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Monday, June 21, 2021
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    Customer Service and Innovation

    John A. Wojtecki
    Doctor John A. Wojtecki has 45 years of experience in Human Resources, Safety, and Training serving the toy, food, plastics, steel, and office furniture industries. John operates his own consulting business and is a Certified Facilitator in Real Colors. He is a volunteer with the Quad Cities Mediation Service. He posts monthly on his LinkedIn account.

    Muscatine Living

    Recently, I had a medical procedure at a local hospital. This is a procedure that I have had many times over the years. Fortunately, the results of the procedure were good. I am well, and although the preparation for the exam was difficult, I had a positive experience worth sharing with you. My last procedure was three years ago. My, how the patient experience has changed! I noticed a wonderful example of innovation to better the customer experience.

    My first impression from a customer viewpoint was positive. It appears that medical facilities have made an effort to remove parking fees from the patient experience. I noticed, in the news, that the University of Iowa no longer charges a parking fee at the university hospital. This facility also no longer charges.

    As an outpatient, I was welcomed at the desk that was perhaps twenty feet from the entrance. No searching for outpatient registration. When registration was complete, one employee from the front desk walked me to the elevator, and we proceeded to the second floor. On the second floor, we were met by a patient services person. She escorted us to the room which would be my headquarters for the procedure.

    I noticed every employee I had contact with asked me my name, date of birth, and even middle initial. While we walked the floor, I noticed what appeared to be a silver blanket on each of the beds. The silver blanket looked to be made from fabric similar to that of an astronaut suit. I knew I would be asking, and it would be material for sharing with you.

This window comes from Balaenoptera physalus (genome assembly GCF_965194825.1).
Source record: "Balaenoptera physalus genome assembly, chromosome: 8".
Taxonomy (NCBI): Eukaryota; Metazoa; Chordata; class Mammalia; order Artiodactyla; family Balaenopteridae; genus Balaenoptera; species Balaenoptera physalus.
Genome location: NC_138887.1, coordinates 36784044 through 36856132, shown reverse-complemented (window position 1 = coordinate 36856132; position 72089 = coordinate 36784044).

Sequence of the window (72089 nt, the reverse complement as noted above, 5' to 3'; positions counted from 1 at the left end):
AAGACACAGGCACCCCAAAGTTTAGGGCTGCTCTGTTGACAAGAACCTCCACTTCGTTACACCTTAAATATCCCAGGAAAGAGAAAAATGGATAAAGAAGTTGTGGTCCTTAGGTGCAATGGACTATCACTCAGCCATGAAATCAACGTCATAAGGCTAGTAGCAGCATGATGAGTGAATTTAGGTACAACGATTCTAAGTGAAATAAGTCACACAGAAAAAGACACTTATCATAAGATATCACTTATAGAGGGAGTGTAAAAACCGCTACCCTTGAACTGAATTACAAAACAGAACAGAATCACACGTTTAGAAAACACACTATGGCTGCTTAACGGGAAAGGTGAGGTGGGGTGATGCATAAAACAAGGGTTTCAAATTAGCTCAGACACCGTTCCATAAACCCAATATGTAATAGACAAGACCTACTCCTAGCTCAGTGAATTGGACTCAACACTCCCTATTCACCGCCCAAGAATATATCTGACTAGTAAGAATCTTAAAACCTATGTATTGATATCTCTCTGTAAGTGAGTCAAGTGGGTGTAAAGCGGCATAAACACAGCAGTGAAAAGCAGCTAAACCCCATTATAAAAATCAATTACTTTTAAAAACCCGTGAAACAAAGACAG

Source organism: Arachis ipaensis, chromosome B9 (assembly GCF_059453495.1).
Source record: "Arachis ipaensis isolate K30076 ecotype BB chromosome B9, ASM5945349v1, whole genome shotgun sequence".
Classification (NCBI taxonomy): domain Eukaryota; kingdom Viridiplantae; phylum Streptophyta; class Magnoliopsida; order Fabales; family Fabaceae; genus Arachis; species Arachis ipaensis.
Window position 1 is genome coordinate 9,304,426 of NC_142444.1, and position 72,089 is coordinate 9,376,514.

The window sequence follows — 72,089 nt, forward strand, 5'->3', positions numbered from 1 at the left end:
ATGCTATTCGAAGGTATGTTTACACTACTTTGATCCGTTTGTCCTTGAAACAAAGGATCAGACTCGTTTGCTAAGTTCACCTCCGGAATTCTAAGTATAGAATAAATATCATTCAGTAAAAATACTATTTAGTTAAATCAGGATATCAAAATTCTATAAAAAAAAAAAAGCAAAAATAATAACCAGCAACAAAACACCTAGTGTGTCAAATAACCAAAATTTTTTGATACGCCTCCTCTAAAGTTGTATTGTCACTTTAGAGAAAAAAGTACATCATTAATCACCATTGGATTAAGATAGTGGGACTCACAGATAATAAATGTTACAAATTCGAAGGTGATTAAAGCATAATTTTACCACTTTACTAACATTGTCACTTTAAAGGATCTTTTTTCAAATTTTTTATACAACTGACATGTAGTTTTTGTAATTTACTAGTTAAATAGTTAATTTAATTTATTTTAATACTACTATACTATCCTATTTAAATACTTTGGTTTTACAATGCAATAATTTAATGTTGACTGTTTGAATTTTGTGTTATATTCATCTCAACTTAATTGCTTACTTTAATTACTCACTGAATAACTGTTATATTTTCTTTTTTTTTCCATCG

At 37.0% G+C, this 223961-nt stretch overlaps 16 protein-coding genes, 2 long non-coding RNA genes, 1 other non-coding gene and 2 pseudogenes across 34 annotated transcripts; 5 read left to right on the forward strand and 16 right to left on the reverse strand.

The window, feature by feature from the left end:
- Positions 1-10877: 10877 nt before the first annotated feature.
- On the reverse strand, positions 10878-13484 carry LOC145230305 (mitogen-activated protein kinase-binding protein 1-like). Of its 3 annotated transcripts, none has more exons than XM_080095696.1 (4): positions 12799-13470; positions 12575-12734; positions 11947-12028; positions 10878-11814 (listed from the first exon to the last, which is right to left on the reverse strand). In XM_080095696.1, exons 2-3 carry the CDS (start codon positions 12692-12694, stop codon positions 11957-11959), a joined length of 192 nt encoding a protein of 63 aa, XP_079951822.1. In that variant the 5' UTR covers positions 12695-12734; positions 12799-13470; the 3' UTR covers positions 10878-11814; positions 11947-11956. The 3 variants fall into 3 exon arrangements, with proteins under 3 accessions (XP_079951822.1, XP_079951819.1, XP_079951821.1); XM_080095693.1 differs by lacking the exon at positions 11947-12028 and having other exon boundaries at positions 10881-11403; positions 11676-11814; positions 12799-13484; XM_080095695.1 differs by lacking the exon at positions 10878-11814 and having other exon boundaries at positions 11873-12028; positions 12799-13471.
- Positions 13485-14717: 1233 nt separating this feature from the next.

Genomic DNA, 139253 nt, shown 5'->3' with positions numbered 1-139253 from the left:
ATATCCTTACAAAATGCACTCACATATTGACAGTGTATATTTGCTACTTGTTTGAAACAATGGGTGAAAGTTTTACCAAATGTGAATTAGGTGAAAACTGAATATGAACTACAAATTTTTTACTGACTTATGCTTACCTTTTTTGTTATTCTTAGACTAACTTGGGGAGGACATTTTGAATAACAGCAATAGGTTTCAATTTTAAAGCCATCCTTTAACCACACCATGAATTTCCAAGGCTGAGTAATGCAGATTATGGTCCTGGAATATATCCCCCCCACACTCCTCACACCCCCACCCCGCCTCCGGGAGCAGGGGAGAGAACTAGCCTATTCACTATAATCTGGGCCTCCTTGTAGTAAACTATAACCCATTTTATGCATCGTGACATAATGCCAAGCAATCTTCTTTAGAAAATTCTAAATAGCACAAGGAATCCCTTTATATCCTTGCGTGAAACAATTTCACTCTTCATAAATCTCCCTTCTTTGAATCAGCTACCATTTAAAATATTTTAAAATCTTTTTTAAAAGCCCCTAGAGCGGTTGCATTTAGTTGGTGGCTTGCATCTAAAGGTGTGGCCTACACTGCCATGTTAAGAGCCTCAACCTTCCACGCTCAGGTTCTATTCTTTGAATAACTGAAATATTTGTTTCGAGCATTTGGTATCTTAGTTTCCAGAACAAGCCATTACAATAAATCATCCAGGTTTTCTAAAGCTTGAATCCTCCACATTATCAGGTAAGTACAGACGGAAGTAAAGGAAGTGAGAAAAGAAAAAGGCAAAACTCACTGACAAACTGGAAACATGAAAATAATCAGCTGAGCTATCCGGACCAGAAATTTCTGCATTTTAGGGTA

Intake of my personal information was much the same as before. Those gowns have not changed. For someone willing to innovate, the hospital gown is a perfect opportunity for a creative entrepreneur.

    As I found myself getting as comfortable as I could be while waiting for the anesthesiologist and doctor to appear for their usual meet and greet, a staff member asked if I wanted a warm blanket. In hospitals, I do like to be warmer, just a personal preference of mine.

    Of course, I said yes. From the wall behind me, there was what appeared to be a hose similar to a dryer vent hose. The staff person hooked the hose up to the silver blanket and pressed a button on the wall.

    I instantly felt continued warmth. In previous hospital experiences, blankets were warmed. They felt pretty good, but the warmth was short lived. The continued warm air that was forced under the blanket now kept me toasty warm. The forced air was non-stop. What a neat innovation for the patient! Here is a perfect example of a patient care issue. Someone used a creative approach to help the patient get and stay warm while waiting for the medical staff. Despite the difficulty of the situation (having a medical procedure), here was something that helped this patient with their experience. Kudos to someone for addressing an issue with a most creative approach – innovating to helping keep patients warm.

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